“They want to literally finish off and destroy Donbass. Destroy everything that once gave glory to this industrial region,” Zelenskyy said in a televised address on Sunday. “Just as Russian troops are destroying Mariupol, they want to wipe out other towns and cities in the Donetsk and Luhansk regions.”

Ukrainian officials confirmed the country’s finance team will meet with officials from the International Monetary Fund, the World Bank and the US Treasury Department in Washington this week. World Bank officials are planning a $3 billion package to help Ukraine.

The prime minister said financial support is essential as the country runs a $5 billion monthly deficit.

“We need more finance to support our people, our refugees, our internally displaced people – to save our economy for future recovery,” Shmyhal said in This Week.

World Bank economists recently estimated that Ukraine’s economy could shrink by 45 percent this year, depending on the length and severity of the conflict. An economic collapse of this magnitude would dwarf the 11.2 percent that Russia’s economy is expected to shrink over the same period due to unprecedented sanctions, and would exacerbate the region’s humanitarian crisis.

The European Union is providing an additional 50 million euros ($54 million) in humanitarian aid as part of its 1 billion euro pledge, officials announced on Sunday.

The money is intended to help people in “hard-to-reach areas, cut off from access to health care, water and electricity, and those who have been forced to flee and have had to leave everything behind,” Janez Lenarcic, Commissioner for Crisis Management, said in the statement, adding that the European Union must prepare for an escalation in Russian attacks, mainly in eastern Ukraine.

Reports of casualties from other eastern Ukrainian regions continued. Five people died and 13 were injured in strikes in Kharkiv on Sunday, local officials said. They are among 18 dead and 106 wounded in the Russian shelling of Kharkiv over the past four days, Zelenskyy said Sunday.

Earlier Sunday, Oleh Synyehubov, head of the Kharkiv regional administration, said three people had been killed and 31 injured in the past 24 hours. He appealed to those who were still in the Kharkiv region not to take to the streets.

A restaurant partner of World Central Kitchen in Kharkiv is moving after a rocket hit the building where a team of volunteers cooked free meals for residents, injuring four employees, CEO Nate Mook said Sunday.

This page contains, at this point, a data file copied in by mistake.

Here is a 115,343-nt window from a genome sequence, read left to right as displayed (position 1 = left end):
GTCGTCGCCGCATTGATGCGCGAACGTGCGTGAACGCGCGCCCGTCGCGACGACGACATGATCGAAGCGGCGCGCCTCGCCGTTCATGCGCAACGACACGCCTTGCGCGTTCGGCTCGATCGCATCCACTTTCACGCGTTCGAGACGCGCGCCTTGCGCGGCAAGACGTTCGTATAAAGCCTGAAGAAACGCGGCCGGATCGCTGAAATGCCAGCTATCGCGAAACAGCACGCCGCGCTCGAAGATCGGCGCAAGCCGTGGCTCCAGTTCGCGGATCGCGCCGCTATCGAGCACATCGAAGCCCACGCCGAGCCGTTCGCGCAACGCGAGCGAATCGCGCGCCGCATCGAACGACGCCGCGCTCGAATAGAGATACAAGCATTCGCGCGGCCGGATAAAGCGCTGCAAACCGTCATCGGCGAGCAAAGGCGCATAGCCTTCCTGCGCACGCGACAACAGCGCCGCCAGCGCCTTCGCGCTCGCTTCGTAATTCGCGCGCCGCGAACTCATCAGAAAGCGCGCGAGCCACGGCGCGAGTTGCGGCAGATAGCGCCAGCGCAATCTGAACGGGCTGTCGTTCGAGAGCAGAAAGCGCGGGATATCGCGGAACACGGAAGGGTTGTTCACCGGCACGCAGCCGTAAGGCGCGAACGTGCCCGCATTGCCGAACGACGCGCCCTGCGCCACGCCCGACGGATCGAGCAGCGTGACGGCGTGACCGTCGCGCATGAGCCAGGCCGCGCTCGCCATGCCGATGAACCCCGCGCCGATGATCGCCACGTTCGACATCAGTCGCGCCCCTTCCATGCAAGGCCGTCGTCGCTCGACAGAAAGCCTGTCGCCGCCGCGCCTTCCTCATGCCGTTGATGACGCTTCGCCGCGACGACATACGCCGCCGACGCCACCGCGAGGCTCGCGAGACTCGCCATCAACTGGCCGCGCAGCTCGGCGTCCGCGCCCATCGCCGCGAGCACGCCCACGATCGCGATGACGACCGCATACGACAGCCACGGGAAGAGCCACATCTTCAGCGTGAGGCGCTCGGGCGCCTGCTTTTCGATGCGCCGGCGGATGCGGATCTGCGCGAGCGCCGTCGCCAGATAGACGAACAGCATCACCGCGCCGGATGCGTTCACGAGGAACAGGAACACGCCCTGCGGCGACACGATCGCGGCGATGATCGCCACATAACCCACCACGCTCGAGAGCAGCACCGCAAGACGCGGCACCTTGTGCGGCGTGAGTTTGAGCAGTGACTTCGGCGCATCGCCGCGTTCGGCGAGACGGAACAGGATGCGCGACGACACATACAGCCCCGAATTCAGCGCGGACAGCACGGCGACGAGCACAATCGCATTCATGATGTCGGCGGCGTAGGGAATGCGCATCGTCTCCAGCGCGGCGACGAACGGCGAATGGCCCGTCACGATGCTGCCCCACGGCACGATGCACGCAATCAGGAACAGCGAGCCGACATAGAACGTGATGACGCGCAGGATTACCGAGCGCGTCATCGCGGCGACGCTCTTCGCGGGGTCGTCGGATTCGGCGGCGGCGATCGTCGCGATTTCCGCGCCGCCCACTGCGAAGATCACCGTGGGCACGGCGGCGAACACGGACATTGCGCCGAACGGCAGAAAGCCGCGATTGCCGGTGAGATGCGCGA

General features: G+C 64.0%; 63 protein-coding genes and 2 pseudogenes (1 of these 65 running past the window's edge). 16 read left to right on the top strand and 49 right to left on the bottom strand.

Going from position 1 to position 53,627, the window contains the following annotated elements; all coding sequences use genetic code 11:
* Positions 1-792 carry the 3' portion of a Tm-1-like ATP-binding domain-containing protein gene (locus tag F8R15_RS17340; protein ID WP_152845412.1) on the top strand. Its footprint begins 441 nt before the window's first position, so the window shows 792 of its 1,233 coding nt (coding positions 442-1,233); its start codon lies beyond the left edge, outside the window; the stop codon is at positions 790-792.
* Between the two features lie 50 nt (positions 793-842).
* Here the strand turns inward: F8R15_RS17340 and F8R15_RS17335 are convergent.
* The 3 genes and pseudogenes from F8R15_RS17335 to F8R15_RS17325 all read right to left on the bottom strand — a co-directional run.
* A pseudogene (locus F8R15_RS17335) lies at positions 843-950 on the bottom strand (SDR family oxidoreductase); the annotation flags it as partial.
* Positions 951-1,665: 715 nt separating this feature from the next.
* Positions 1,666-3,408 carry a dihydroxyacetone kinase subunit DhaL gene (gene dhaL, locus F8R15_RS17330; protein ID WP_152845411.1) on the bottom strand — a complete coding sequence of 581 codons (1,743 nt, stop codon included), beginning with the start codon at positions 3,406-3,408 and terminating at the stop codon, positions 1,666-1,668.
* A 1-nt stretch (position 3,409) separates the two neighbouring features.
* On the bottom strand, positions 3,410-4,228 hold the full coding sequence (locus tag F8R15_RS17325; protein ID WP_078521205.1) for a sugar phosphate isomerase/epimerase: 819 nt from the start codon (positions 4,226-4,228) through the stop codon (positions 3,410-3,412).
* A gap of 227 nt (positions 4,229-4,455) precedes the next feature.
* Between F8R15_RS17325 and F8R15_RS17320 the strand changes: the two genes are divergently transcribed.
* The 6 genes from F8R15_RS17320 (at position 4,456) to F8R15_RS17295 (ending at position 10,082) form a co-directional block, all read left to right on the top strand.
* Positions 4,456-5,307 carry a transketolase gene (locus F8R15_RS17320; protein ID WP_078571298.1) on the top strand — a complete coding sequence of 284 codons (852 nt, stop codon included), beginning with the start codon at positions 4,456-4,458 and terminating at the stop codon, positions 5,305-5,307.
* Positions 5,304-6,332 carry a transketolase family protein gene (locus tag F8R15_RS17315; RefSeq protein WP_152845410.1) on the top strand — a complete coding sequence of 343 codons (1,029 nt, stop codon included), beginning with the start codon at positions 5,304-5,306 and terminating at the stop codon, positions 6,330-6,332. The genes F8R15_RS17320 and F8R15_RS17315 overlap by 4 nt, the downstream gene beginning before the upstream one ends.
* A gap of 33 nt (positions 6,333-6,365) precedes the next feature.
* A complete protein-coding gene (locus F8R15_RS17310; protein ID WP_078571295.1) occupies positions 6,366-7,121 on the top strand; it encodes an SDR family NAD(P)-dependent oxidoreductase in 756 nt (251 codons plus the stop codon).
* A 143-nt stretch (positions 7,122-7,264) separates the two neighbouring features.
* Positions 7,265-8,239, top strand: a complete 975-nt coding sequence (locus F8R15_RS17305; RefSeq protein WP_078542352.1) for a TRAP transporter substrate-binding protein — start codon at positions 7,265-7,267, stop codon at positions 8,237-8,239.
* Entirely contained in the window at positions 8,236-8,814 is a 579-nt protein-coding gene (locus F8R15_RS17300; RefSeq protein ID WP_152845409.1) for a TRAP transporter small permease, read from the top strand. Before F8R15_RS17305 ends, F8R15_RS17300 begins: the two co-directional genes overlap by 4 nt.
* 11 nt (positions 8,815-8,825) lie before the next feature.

“That’s the reality here – cooking is a heroic act of bravery,” he said on Twitter.

The head of another humanitarian organization described the food sourcing challenges in different areas.

“I’ve seen places where there’s nothing but food in these camps, and that’s not even in Mariupol,” David Beasley, head of the UN World Food Program, told Face the Nation. “There is no question that food is used here in many different ways as a weapon of war.”

The governor of the eastern Luhansk region said on Sunday that Russian shelling hit a residential area of ​​Zolote, killing two people and wounding four. Local Ukrainian officials also accused Russia of shelling a church in the city of Severodonetsk on Sunday.

Russian missile attacks in the Kyiv area continued over the weekend, although forces turned east. At least one person was killed and several injured in an attack on the capital on Saturday, the mayor said. Another strike hit the Kiev suburb of Brovary.

Officials also said they pulled another body on Sunday from the ruins of apartment buildings in the Kiev suburb of Borodyanka that had been shelled earlier in the month. The death toll from the attack, which leveled much of the suburb, is expected to rise as authorities search the rubble of two other destroyed buildings.

In an interview with CNN’s Jake Tapper that aired on Sunday, the President of Ukraine said that world leaders are not making good on the promise of “never again” after the Holocaust.

“We don’t believe the words,” Zelenskyj said. “After Russia’s escalation, we don’t believe our neighbors. We don’t believe any of that.”

Demonstrations against Russia’s war in Ukraine took place across Europe over the weekend, including in Amsterdam, Berlin and Barcelona, ​​as well as outside the British Prime Minister’s office in London.

Pope Francis called for “peace for war-torn Ukraine” in his Easter address to tens of thousands of believers in St. Peter’s Square in the Vatican.

“We’ve seen way too much blood, way too much violence,” he said. “Our hearts are also filled with fear and anguish as so many of our brothers and sisters have had to lock themselves up to be safe from bombing raids.”

Zelenskyy also referred to Easter in his Sunday address and described the holiday as a celebration of the victory of life over death.

“I wish you to keep the light of your soul even in this dark time of war against our state,” he said. “To see how good will soon surely conquer evil for the good of our country, and how the truth will overcome all the lies of the occupiers.”

Andrew Van Dam, Hannah Knowles and Paulina Villegas in Washington; Julian Duplain in London; Bryan Pietsch in Seoul; and David L. Stern in Mukachevo, Ukraine, contributed to this report.